Giving Guide 2020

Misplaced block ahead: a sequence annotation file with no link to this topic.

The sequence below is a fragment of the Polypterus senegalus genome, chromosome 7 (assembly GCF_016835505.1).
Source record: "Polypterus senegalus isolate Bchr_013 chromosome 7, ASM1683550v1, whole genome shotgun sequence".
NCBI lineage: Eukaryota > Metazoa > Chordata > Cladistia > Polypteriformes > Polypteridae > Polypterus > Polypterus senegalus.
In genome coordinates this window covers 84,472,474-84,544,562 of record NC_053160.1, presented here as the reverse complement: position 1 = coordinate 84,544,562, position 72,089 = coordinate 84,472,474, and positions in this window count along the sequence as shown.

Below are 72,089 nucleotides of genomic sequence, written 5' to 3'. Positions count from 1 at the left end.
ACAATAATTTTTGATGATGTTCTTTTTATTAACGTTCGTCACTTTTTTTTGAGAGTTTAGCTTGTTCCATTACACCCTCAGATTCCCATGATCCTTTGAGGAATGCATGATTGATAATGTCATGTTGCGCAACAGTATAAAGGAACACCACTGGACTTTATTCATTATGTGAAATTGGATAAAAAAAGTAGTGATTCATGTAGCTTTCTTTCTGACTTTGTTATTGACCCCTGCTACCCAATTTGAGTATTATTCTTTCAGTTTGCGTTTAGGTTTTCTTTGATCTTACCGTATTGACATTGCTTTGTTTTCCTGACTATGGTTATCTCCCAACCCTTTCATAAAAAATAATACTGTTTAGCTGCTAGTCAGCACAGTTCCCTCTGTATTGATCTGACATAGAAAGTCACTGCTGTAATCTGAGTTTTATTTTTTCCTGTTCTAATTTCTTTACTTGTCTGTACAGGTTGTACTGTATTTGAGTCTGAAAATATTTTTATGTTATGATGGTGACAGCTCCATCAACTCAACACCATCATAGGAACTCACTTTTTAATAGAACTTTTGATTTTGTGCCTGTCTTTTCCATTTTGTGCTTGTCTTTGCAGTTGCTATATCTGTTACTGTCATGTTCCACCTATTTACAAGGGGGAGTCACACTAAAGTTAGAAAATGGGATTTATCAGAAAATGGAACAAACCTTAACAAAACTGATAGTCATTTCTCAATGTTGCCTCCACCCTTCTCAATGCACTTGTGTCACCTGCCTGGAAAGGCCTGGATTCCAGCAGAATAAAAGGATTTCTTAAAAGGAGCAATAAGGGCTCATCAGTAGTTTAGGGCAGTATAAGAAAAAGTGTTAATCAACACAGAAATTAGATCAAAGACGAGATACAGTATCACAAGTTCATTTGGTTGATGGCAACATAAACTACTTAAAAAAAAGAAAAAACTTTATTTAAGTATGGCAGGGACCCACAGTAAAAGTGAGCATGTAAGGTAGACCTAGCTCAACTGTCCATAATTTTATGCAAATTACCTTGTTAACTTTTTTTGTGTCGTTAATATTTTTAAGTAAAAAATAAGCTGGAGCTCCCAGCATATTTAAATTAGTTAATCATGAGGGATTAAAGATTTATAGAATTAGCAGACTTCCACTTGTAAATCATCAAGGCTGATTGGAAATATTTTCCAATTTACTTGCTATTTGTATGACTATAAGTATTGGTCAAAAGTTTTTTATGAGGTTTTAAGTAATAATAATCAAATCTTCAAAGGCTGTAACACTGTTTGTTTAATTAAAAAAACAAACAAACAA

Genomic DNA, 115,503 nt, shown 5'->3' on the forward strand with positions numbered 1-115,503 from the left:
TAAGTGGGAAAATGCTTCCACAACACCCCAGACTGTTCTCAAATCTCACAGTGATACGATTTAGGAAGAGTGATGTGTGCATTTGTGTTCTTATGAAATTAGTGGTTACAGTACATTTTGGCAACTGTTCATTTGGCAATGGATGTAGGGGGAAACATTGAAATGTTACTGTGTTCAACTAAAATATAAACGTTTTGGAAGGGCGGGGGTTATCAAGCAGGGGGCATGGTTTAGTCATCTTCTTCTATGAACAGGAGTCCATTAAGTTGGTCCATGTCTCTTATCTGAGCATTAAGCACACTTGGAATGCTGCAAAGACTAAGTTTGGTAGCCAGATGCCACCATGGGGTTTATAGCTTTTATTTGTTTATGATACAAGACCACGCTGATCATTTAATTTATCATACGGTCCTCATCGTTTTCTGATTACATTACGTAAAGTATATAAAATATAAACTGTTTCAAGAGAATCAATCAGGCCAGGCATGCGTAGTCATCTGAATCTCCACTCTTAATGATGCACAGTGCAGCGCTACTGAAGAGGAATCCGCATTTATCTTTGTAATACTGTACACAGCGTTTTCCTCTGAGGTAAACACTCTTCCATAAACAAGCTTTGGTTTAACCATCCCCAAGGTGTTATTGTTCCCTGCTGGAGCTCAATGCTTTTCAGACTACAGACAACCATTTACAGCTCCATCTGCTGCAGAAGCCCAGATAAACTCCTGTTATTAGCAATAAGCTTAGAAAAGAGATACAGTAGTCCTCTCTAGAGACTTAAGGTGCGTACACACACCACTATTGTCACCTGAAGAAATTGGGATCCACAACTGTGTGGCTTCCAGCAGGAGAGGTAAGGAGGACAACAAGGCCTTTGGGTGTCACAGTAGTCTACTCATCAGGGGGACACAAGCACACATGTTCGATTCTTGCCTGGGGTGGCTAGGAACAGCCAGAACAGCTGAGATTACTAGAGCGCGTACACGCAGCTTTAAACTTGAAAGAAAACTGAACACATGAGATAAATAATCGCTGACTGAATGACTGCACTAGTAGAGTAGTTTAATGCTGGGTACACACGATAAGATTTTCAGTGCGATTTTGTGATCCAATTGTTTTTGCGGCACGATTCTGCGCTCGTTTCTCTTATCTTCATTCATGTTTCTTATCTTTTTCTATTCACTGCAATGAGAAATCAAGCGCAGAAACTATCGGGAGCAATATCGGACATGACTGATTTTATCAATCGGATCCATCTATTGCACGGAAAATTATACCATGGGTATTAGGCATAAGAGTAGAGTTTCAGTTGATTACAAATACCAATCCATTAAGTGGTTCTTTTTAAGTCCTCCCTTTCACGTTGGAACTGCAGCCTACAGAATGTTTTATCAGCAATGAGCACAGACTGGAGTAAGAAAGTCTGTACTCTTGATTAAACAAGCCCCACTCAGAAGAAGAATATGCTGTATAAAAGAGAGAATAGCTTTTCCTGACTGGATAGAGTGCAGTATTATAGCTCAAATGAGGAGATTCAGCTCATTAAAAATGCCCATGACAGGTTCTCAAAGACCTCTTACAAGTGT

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W W W. M A I N E B I Z . B I Z 11 G I V I N G G U I D E 2 0 2 0 – 2 0 2 1 B Y M A R N I E G R U M B A C H B Y M A R N I E G R U M B A C H H OW TO T his was the year of the pivot. As leaders are adapting and finding innovative ways to cope with slashed budgets, reduced staff, declining reve- nues, increased demand for services or supplies and overwhelming feelings of unrest, they are also forced to examine how — and what — they communi- cate to the public. With all of these demands, communications may seem like a low priority. ink again. If the past year has taught us any- thing, it's that communications matter more now than ever before. Here are some ways you can you adapt your communications strategy. 1. Plan and prioritize Maybe you've been taking things day- by-day, but don't lose track of your long-term strategy while staying on top of short-term communications. ink about the past year. Were you too quick or too slow to communicate with your stakeholders as COVID was unfolding? Did your team feel prepared to write internal or public statements or address the media? Were you confident in the statements your leadership made (or didn't) about social issues? 2. Stay visible Now is not the time to go quiet. Engage with your colleagues, board members, volunteers and donors to stay top of mind, hold their attention and keep conversations going. ese are audiences that are already invested in your organization and share in your mission. Transparent communica- tion should be a top priority, even in the most chaotic of times, but don't say something just to say something. Does your messaging inform, bring value or communicate your organiza- tion's stance on important issues? 3. Be relevant In times of crisis, we look for the pil- lars in our communities to guide us. Your members, donors and friends view you as a trusted resource and support your organization for a rea- son. What need can you meet that people in your community are lacking or, better yet, asking for? For example, as COVID hit, Port- land Buy Local was quick to move into action. Within the first week of businesses closing, it joined forces with organizations across the country to outline clear proposals pertaining to small businesses, many of which were ultimately reflected in the CARES Act. Portland Buy Local became a vocal advocate for local businesses to be able to ship products (and generate needed revenue) during the shutdown. e organization also shared busi- ness resources, publicized a group for business owners to share ideas, set up virtual town hall events with speak- ers including U.S. Sen. Angus King and developed window infographics for businesses to easily communicate COVID practices with guests. 4. Think proactively You need to be ready to react as things change quickly, but that doesn't mean you can't be prepared for what might be ahead. Are trends beginning to emerge for the industries or people you serve? Can your organization serve as an expert to the media on a trending issue? Some well executed earned media efforts can go a long way toward increasing your visibility and reminding your audiences of your mission and values. 5. Embrace new channels of reaching your audience Make sure you're not losing opportuni- ties to be in front of your target audi- ence, which might look different than they have in the past. If in-person events have been your organization's bread and butter, you've likely realized by now that you need to switch things up. We've seen great success with innovative webinars, online conferences, and even virtual happy hours to network with support- ers. Consider who you're trying to reach, where you're likely to find them, and take inspiration from the virtual events that catch your attention as a consumer. Whether you're speaking up on big issues or positioning your organiza- tion's value in a new way, revisiting — and likely adapting — your communi- cations program now will help you be better prepared for your next commu- nications opportunity. M a r n i e G r u m b a c h i s t h e f o u n d e r o f F l u e n t I M C , a n i n t e g r a t e d m a r k e t i n g c o m m u n i c a t i o n s f i r m b a s e d i n We s t b r o o k . S h e c a n b e r ea ched at mar nie @ f luent Adapt your communications plan during times of change Whether the scale of your project is small or large, we have the products and experience to help you achieve your goals. We have over 150 years of helping Maine businesses grow and prosper. Call us at (207) 622-5801 and ask to speak to a commercial lender. Visit www.KennebecSavings.Bank to view a complete list of our commercial products. Visit to find an independent Maine agent near you. Business Property and Liability Insurance Products Cyber and Data Breach Liability Insurance Employment Practices Liability Insurance, EPLI & Equipment and Mechanical Breakdown I N S U R I N G M A I N E B U S I N E S S — I N S U R I N G M A I N E P E O P L E Innovative solutions for today's business challenges. We've been in business more than 140 years, and continue to innovate by providing you a portfolio that offers the kind of protection your business needs — today. GIVING GUIDE

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